As part of our ongoing research into the online geographies of mind-altering substances, we present in this post an analysis of caffeinated beverages in China and Taiwan. In these first two maps we compare references to tea and coffee in both Chinese and English. You see that mainland China is almost entirely dominated by references to tea in both languages. Taiwan, in contrast, is mirrored by many more references to coffee in both languages. Somewhat surprising is the fact that there are some small pockets of coffee references on the mainland in English (notably Shanghai and a few in Beijing).
Is this an indicator of a move towards more Western types of consumption (i.e. coffee) in Taiwan and Shanghai? Or perhaps it reflects areas of with larger populations of coffee-drinking expatriates? Or — in a completely unwarrented, speculative and highly alarmist vein — it could be a sign of an impending trade war (reminiscent of the Opium Wars) in which Caramel Frappuccinos are used to balance the western (largely American) trade deficit.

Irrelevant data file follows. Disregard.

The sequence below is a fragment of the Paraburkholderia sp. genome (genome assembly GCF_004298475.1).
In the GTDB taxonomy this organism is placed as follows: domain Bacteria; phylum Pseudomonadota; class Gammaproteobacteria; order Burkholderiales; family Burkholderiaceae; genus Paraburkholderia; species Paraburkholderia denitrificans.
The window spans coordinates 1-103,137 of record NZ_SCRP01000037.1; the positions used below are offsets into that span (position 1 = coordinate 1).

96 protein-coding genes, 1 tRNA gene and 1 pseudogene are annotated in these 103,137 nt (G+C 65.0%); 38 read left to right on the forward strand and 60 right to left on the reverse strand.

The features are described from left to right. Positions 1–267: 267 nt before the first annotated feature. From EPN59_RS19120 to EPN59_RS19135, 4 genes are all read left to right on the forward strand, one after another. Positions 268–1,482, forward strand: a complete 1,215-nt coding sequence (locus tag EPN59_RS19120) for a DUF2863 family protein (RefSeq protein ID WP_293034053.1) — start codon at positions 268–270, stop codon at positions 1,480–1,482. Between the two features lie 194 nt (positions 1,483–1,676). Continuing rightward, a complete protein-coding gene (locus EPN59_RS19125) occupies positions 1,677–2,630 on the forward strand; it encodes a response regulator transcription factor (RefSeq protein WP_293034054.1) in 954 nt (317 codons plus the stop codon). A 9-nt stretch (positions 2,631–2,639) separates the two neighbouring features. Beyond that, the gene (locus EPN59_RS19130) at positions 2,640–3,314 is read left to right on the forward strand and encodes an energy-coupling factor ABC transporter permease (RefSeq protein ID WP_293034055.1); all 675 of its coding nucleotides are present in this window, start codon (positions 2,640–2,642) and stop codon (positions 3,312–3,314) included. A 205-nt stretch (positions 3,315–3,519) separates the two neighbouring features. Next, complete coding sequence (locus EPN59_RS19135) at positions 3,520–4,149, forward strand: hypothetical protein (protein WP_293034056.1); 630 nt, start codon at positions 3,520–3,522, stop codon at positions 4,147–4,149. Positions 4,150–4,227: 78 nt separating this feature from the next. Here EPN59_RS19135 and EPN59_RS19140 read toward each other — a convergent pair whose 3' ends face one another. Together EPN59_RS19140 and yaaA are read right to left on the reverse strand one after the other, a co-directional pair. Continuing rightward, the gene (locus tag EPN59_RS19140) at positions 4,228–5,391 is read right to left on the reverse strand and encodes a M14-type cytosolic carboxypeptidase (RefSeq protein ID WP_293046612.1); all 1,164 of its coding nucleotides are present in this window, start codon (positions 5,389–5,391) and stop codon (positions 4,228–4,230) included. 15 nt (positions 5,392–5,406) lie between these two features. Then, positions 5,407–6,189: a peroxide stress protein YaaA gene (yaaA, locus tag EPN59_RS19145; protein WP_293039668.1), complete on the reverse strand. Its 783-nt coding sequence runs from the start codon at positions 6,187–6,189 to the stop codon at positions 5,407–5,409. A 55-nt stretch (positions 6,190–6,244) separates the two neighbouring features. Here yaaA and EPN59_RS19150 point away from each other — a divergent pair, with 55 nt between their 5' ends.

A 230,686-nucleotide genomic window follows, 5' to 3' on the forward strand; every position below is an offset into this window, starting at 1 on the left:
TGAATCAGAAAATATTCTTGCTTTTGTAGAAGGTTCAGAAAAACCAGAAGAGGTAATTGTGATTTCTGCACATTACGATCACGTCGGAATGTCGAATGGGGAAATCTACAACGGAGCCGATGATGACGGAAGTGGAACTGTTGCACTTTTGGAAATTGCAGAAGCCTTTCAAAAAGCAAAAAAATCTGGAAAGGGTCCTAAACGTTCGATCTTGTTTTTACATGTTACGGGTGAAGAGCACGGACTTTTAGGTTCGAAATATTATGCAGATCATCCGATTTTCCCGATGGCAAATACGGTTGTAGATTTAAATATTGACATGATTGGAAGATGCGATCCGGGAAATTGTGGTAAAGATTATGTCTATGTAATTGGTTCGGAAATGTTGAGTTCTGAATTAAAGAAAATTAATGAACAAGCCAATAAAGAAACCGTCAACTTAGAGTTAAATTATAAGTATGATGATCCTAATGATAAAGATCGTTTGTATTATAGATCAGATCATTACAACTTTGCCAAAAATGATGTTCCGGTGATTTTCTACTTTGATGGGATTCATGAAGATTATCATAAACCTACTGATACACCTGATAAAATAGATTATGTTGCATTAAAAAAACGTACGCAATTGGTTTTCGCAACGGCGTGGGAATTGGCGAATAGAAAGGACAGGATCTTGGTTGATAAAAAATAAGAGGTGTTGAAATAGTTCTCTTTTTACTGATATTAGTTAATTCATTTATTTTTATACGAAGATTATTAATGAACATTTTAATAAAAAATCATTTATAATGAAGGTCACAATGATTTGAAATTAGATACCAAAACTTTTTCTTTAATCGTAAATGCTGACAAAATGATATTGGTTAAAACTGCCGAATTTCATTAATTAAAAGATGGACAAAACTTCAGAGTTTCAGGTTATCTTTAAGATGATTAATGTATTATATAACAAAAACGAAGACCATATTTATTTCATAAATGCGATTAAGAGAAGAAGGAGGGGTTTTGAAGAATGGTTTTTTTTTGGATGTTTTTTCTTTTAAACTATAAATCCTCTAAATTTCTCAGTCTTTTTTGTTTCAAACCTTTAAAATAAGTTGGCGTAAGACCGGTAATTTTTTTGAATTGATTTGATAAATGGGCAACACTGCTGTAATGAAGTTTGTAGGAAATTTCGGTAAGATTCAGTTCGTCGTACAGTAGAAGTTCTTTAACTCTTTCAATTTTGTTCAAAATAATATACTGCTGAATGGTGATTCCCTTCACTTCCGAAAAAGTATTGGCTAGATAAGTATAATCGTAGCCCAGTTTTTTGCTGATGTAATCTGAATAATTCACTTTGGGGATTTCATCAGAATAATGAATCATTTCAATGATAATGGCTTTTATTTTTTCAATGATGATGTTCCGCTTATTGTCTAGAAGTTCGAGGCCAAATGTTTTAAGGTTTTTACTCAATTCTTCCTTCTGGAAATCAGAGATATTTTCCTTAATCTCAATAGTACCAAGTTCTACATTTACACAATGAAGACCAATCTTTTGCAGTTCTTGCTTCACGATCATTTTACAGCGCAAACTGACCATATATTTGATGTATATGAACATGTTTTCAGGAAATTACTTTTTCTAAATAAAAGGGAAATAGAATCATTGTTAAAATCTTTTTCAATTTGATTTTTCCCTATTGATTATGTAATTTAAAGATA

The answers are unclear, but we can explore the data further by comparing the relative visibility of references to “tea” and “coffee” in English and Chinese:
What we see here is that while there is unsurprisingly more Chinese content referencing both tea and coffee in most parts of the region, there are interestingly more references to tea in English in large parts of rural China. Many of these blue blotches of English-language references are actually layered over tea plantations in the south of the country. It is possible though that the English-language references to tea tells us more about Internet content in China than hot green or black beverages. In almost all of the cases in which there is more English-language content, it is because the English word (“tea”) receives only one hit while the Chinese word (“茶”) receives none. So, the explanation for these differences could simply be that Google has just not got around to indexing local content throughout much of rural China.
In any case, next time you hear some use the phrase, “not for all the tea in China” point them to these maps so they have a better sense of what they’re giving up.
Thanks to Han-Teng Liao for the help with this post.
Note: This post was originally published on the Floating Sheep blog on . It might have been updated since then in its original location. The post gives the views of the author(s), and not necessarily the position of the Oxford Internet Institute.